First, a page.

By Paul Homewood
No Tricks has an interesting post by Kenneth Richard:
It is widely assumed that sea levels have been rising in recent decades largely in response to anthropogenic global warming. However, due to the inherently large contribution of natural oscillatory influences on sea level fluctuations, this assumption lacks substantiation. Instead, natural factors or internal variability override the detection of an anthropogenic signal and may instead largely explain the patterns in sea level rise in large regions of the global oceans.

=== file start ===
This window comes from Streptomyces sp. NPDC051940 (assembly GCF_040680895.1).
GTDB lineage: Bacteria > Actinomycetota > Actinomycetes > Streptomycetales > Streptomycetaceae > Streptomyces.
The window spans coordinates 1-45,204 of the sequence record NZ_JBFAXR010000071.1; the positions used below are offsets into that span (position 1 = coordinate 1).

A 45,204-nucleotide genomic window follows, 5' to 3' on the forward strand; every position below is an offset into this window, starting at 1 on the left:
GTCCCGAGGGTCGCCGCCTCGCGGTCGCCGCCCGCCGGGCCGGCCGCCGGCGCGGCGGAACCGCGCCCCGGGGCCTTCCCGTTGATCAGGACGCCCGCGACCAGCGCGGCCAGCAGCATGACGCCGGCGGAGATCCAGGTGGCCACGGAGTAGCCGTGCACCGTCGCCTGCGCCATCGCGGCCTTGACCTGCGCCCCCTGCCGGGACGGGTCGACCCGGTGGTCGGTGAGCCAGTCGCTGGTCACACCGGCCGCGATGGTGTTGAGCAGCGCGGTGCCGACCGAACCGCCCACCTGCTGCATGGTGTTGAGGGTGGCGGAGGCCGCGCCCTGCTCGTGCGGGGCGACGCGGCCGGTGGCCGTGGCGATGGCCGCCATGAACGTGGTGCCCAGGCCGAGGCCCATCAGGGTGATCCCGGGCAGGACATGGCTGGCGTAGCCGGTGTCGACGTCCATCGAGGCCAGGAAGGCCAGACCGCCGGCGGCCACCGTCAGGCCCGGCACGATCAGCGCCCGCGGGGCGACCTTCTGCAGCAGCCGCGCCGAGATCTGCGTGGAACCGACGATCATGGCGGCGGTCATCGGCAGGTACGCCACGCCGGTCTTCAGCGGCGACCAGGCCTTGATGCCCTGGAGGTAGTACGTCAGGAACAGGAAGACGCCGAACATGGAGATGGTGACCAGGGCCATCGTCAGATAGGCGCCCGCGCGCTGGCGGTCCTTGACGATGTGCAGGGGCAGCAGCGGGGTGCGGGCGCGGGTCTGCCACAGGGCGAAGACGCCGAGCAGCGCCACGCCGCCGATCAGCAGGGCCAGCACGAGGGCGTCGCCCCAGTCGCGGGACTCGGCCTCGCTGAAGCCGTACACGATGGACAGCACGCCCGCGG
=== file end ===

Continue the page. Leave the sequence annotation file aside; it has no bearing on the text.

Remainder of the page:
Scientists who have recently attempted to detect an anthropogenic signal in regional sea level rise trends have had to admit that there is “no observable sea-level effect of anthropogenic global warming,” or that the “sea level rise pattern does not correspond to externally forced anthropogenic sea level signal,” and that sea level “trends are still within the range of long-term internal decadal variability.”
Below are highlighted summaries…
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